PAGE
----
Heal Your Heel Pain with Acupuncture & Dry-Needling

Acupuncture for Heel Pain & Dry Needling

According to new research, acupuncture is highly effective in the treatment of plantar fasciitis. This is a painful inflammatory condition of the foot. Plantar fasciitis is characterized by pain on the underside of your foot and heel. The most agonizing shot of pain is often experienced while first stepping out of the bed onto the floor in the morning. Pain upon dorsiflexion (lifting the foot towards the shin) is another telltale sign of plantar fasciitis.

A controlled clinical investigation showed that an acupuncture group displayed significant foot pain reduction. The control group on the other hand showed only minimal changes.

Treatment For The Control Group

  • Five weeks of analgesic medications
  • Stretching exercises
  • Shoe modifications

Treatment For The Acupuncture Group

  • Same therapies
  • Electro-acupuncture treatments

Conclusion

In case of chronic planar fasciitis, acupuncture in combination with conventional treatments had a success rate of 80% which is higher than what was seen in the control group.

According to another recent study acupuncture proved very effective for the treatment of plantar heel pain. Researchers noted significant improvements through acupuncture in both pain relief and functional restoration. This was better than a standard regime of care which prescribed anti-inflammatory medications (non-steroidal).

Dry-needling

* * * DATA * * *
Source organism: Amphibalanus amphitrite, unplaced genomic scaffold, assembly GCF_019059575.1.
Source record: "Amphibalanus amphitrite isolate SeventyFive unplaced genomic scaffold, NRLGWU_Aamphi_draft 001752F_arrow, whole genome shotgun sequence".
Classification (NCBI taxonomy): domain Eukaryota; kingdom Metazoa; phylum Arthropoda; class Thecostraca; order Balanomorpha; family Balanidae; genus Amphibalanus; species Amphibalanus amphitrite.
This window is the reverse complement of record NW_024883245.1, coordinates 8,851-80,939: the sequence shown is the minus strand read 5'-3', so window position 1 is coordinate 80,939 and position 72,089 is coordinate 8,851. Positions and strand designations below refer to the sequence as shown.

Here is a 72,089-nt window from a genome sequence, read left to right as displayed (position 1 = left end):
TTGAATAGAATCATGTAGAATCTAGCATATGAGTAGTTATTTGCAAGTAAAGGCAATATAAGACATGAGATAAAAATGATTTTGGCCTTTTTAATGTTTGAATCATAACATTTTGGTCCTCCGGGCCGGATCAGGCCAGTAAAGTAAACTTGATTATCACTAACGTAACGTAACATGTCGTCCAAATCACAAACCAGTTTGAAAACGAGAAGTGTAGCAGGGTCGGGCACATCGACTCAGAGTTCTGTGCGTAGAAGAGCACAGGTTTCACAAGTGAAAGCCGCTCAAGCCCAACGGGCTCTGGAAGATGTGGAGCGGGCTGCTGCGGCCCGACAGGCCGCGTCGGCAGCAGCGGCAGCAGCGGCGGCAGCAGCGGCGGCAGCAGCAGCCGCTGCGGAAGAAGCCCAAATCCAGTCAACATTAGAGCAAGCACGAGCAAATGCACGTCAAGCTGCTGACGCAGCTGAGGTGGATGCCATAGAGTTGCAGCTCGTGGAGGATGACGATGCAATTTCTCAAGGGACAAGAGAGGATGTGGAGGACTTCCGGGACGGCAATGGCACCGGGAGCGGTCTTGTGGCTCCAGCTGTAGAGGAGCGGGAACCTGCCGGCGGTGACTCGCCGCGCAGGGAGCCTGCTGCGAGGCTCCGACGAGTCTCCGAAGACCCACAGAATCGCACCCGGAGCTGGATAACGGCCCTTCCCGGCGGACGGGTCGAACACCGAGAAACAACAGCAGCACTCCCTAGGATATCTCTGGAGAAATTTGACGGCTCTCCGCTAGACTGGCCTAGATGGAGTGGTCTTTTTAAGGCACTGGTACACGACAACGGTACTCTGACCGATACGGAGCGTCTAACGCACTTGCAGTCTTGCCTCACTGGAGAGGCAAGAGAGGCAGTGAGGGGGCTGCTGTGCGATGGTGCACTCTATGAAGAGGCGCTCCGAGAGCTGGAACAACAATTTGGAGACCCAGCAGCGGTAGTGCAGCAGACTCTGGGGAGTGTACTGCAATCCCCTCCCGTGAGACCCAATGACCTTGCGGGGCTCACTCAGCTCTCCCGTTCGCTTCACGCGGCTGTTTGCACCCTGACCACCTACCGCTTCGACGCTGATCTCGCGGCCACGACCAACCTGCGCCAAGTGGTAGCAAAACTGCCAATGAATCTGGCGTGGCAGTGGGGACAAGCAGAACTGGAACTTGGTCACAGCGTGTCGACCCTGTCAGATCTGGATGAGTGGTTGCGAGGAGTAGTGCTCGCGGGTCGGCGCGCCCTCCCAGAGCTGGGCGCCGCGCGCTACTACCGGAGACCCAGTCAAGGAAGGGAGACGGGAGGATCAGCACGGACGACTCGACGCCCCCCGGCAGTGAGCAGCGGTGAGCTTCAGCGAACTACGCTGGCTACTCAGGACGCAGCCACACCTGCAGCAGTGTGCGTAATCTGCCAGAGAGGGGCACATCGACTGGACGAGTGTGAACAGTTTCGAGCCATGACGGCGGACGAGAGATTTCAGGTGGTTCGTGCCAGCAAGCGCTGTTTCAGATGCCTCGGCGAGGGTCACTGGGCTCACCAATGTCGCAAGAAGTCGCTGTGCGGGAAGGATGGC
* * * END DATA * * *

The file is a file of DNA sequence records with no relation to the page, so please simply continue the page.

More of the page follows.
Dry Needling is also known as Trigger Point Dry Needling. This is relatively a new treatment for chronic plantar fasciitis which is minimally invasive and it can be performed within fifteen to twenty minutes. Expert researchers of the University of Genoa, Italy developed Dry Needling.

A preliminary study that included 44 patients showed a high success rate when it came to resolving their symptoms. The dry needling procedure is actually not very painful for the patient. The medical expert would stick acupuncture needles directly into the affected/sore area where the trigger points of the muscles are found. This is to relax the nerve/muscle and also to stimulate blood flow. It initiates healing of the area without “peripheral” application of acupuncture needles.

Trigger point therapy is a common practice and this is just that. A massage therapist on the other hand applies external, manual pressure. This is something that can also be done on your own at home. Dry needling applies the same principle but with a twist. The needles are stuck directly into your trigger points hence the name Trigger point!

As compared to traditional acupuncture where the needles are inserted all over your body, this is done only on the trigger points for about 30 seconds. In the former treatment you lie there on the bed with your eyes closed for 5 to 10 minutes but with dry needling you are out in 30 seconds.

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